Reflections from Learning Places Scotland conference

A photograph of a person walking away from the camera between two full bookshelves of colourful library books
Published: 25/11/2021

In this blog Jim MacDonald, Architecture and Design Scotland Chief Executive, reflects on two days of the Learning Places Scotland conference which took place in Glasgow 23-24 November 2021.

From community hubs to PassivHaus and much else in between, this year’s Learning Places Scotland – and the glittering awards ceremony that went with it – highlighted the value of creating places by and for the people who use them.

Day 1 - The importance of listening

On Day 1, I was lucky enough to chair a panel session featuring two quite different schemes which both exemplified this beautifully.  

At Newton Primary and Early Years in Ayr, Fiona McAvoy and her team working alongside the local council, have created a space which works for her students and the wider communities in so many ways it is hard to imagine that it only cost £107,000. From food to advice, support and simply a place to feel safe in, the school’s determination to be a heart for the whole community is as inspiring as it has been successful.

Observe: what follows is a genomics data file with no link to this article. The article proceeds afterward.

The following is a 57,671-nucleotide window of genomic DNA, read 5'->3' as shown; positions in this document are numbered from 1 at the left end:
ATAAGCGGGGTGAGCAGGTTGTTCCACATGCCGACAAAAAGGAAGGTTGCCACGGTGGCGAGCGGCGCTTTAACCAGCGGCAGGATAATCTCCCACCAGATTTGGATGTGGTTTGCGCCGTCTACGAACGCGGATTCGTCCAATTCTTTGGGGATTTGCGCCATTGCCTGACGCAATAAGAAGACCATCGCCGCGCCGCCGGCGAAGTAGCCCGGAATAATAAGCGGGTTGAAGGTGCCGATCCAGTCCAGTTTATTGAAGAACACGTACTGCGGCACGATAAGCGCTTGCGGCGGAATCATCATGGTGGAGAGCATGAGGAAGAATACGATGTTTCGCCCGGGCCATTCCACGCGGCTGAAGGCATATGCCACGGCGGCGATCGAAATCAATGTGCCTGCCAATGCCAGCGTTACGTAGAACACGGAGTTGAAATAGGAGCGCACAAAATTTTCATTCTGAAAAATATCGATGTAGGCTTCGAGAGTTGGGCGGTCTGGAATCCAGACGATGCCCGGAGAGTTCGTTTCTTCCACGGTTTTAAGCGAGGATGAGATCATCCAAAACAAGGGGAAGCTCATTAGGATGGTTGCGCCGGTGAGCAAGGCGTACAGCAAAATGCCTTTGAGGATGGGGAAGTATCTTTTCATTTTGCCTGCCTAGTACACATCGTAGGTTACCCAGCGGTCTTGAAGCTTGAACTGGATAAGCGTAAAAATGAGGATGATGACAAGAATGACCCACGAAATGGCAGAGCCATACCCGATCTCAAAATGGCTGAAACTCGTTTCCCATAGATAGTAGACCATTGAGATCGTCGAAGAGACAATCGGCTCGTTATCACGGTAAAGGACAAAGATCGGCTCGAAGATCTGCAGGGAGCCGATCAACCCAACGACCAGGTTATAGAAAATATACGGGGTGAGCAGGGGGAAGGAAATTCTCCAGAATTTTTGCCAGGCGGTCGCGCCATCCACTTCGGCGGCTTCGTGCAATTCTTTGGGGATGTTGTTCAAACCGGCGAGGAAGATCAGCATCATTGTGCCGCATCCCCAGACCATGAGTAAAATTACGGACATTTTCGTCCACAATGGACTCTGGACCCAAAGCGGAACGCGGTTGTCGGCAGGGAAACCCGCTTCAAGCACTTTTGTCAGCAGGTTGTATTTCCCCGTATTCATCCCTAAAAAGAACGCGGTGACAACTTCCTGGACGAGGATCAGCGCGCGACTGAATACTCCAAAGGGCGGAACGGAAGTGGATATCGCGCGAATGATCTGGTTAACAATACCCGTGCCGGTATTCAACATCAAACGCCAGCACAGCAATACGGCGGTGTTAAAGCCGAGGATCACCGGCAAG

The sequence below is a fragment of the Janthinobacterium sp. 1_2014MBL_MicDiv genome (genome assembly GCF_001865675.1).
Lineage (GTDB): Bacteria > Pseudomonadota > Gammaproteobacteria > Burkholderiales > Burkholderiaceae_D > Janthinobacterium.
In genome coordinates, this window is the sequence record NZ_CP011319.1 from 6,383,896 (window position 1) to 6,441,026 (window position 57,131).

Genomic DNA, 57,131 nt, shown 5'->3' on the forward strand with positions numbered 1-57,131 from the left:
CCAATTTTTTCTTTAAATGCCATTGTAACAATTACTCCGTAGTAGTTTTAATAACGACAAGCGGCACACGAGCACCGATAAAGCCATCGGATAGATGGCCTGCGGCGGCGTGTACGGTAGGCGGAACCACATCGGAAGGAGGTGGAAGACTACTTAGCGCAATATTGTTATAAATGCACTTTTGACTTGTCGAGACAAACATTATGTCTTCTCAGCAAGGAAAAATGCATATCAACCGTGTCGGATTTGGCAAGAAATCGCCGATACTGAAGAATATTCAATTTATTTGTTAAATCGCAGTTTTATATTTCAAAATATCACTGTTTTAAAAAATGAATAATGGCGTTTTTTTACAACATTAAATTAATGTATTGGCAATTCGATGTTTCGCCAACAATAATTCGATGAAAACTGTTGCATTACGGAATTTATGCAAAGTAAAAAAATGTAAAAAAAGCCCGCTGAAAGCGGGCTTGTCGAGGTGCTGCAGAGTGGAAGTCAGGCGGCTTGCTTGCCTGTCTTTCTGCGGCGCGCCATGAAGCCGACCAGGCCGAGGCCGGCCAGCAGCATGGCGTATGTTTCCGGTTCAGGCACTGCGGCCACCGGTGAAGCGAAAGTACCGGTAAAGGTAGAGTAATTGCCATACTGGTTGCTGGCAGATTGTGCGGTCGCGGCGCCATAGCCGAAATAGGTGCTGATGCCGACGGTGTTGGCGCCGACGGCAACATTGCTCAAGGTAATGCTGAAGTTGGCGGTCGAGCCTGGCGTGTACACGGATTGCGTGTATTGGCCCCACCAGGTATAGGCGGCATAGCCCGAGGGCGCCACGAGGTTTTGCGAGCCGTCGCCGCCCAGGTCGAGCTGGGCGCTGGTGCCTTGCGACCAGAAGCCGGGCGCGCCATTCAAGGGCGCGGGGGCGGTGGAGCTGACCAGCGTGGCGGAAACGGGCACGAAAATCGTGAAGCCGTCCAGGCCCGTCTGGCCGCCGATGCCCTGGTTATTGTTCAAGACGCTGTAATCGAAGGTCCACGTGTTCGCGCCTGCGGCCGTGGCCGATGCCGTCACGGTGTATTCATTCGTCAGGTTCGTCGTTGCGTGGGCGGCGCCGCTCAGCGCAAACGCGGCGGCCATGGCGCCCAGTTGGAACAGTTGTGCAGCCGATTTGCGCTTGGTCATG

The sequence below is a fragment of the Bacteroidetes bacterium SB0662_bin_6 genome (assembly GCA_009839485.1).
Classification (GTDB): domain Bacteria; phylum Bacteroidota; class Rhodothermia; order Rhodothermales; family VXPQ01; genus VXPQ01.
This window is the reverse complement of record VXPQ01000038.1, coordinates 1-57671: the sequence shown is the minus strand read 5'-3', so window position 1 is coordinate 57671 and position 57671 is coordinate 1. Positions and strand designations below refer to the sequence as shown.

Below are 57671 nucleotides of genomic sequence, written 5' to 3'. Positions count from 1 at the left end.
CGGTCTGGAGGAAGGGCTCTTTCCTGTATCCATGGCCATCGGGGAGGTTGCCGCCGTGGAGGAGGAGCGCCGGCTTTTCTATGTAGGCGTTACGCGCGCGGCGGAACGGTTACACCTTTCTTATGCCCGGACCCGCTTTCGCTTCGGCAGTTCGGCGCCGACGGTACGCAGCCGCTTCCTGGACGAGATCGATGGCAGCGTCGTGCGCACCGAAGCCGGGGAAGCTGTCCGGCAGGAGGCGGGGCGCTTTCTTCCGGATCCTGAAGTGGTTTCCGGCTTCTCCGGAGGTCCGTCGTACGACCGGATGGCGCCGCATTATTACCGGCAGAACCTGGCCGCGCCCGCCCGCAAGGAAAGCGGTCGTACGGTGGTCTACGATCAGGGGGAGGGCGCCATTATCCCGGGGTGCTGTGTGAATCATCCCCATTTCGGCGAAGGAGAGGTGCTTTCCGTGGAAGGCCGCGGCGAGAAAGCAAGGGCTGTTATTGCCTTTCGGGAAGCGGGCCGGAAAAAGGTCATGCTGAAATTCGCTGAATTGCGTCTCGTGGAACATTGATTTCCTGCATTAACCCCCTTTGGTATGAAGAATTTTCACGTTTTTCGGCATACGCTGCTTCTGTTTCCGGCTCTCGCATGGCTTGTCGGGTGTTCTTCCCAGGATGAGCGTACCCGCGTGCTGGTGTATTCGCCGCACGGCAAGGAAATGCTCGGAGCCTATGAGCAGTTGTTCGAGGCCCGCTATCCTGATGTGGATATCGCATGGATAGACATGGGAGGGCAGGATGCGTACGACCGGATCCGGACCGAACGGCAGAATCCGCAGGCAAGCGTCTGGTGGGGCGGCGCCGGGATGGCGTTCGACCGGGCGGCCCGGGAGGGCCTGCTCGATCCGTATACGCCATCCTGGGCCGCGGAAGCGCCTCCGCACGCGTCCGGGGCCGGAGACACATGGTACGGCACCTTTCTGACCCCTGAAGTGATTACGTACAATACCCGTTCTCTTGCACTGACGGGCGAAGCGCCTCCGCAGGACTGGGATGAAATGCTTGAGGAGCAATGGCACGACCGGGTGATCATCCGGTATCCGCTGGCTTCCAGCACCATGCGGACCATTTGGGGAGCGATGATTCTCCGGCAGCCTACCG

In Inverurie, the creation of a community campus on an altogether larger scale is proving equally transformational. Situated in the centre of the town, the new campus is home to two schools, a community centre and swimming pool. Judging by the comments from the students who shared their thoughts on both the process and the outcome, the efforts of all involved have paid-off handsomely.  

What they shared was a commitment to listening. Listening to the users of the buildings, the needs of the wider community and the challenges faced by those who serve the communities. The results underline just how important this is and how much more value we get from investment. 

Day 2 - Effective engagement and the primacy of tackling the Climate Emergency

On Day 2, we enjoyed breakout sessions on digital and inclusive growths and keynotes from Ollie Bray at Education Scotland and Chris Rothwell, Director of Education at Microsoft. Those I attended reinforced the messages from Day 1, in particular the need to understand a place and the needs of its people before committing investment. 

Across all the inspiring stories I heard, two things really stood out – the benefits of effective engagement with users and the primacy of tackling the climate emergency. It is very clear that we need these at the heart of investment in our learning estate – indeed investment in any estate – to deliver for people and planet and that this is beginning to influence how that investment is being planned. The key now is to go further and faster on both fronts. 

Header image credit: Redd on Unsplash